Movie Magazine International

Thursday, November 1, 2012

Ghostbusters relived in 2012

By Moira Sullivan


Gozer, the destructor with Dana and Louis trapped within her servants


Twenty-eight years ago, a New York tale of ghouls and goblins infiltrating and haunting libraries, courtrooms, buses and the subway became one of the most beloved films in modern movie history. Made on a budget of $32 million it has grossed 10 times over that worldwide and was nominated for two Oscars for special effects and best song -- the film is Ghostbusters. There are so many things I like about this film, that I find myself watching it about four times a year. On Halloween, I’ll watch it once more.
First of all some of the "Saturday Night Live" talent is in this: Bill Murray, Rick Moranis, and Dan Aykroyd , co writer of the film. Sigourney Weaver did Ripley and Zuul skits for SNL—Ripley being her role in Alien, and Zuul from Ghostbusters, the demigod and servant to the Sumerian shape shifter Gozer the Gozerian, the destructor, played by Serbian model Slavitza Jovan.

The story of Ghostbusters begins with three scientists –more on the sociopathic side - that try to make their living doing pseudo science off of university grants. They are fired from the university and decide to open a business catching ghosts, and buy a hearse, rent a condemned building, and hire a secretary and another assistant called Janine Melnitz played by Annie Potts and Winston Seddmore – played by Ernie Hudson. Their secret weapon is a "proton pack" with a stream that captures ghouls, which is then trapped in a container and kept in a facility in their building.   

Their first client is Dana, (Sigourney Weaver) who complains about a monster in her fridge. Dr. Peter Wenkmen (Bill Murray) comes home to visit and leaves when Dana feels he's more on the "game show side". In truth there is a monster in her fridge who later embodies her, with its twin that takes over her neighbor Louis played by Rick Moranis. Dana is the gatekeeper and Louis is Vinz Clortho, the key master. Dana’s apartment is the threshold in a haunted building built by a demented mad doctor called Ivo Shandor who wanted to bring about the end of the world. Meanwhile the Ghostbusters find trouble with the EPA with their ghost catching compartment in the building and are forced to shut this machine down unleashing all the ghosts they have captured with their ghost detectors. The mayor of New York finally grants them permission to take on the haunted house and rid the town of the ghosts.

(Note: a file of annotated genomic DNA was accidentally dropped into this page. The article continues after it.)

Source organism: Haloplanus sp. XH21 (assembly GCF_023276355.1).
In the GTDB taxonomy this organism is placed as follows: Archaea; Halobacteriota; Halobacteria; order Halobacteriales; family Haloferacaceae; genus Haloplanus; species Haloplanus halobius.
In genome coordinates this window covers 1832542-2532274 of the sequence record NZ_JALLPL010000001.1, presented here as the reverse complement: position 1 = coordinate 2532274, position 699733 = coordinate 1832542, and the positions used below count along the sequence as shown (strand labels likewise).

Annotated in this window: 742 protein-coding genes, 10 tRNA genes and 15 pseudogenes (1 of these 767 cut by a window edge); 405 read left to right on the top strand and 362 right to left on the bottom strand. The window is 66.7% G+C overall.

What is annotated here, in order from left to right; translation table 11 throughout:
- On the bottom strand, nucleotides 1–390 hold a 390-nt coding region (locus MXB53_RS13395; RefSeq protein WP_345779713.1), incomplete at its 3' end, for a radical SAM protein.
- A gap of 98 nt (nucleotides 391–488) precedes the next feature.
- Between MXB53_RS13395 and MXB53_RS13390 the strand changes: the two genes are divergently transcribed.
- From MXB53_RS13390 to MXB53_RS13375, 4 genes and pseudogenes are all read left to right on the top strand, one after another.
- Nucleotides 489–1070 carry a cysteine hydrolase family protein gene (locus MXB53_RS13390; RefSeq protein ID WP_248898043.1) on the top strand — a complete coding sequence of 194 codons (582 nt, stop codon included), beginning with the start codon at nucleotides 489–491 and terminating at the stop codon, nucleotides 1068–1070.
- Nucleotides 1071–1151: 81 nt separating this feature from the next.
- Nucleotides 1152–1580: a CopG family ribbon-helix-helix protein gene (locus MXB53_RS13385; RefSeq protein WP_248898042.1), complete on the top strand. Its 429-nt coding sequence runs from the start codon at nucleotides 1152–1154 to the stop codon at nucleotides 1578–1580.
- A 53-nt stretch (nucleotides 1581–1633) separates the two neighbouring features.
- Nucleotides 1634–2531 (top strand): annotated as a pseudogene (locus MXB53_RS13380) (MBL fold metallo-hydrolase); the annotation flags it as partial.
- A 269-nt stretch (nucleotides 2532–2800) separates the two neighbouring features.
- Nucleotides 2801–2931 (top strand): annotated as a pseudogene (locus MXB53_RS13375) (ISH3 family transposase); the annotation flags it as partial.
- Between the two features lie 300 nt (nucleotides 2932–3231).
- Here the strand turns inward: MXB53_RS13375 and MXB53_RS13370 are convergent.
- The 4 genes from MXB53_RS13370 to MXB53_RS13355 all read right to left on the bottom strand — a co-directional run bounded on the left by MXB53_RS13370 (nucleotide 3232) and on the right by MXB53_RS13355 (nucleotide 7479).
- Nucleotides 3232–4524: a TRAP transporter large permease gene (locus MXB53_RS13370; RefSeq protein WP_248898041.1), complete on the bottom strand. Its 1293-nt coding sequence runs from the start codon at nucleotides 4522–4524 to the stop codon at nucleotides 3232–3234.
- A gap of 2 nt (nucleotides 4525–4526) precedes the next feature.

The timing in the script makes it one of the humorous films of the 80s and it doesn’t seem to have aged. It’s a definite New York made product with lots of crowd scenes of willing extras subjected to earthquakes, falling debris and a giant Stay Puft Marshmallow Man. The Canadian Czech director Ivan Reitman is behind this film and the sequel, and also provides the voice of Zuul.
“There is no Dana Only Zuul” is one of his lines before Dana levitates above her bed. The ensemble cast is brilliant in a film that takes a look at paranormal activity with a script of memorable lines that make it a good choice for a sing along at the Castro in Halloweens to come.

For Movie Magazine , this is Moira Sullivan wishing you Happy Halloween from San Francisco.
© 2012 - Moira Sullivan - Air Date: 10/31/12
Movie Magazine International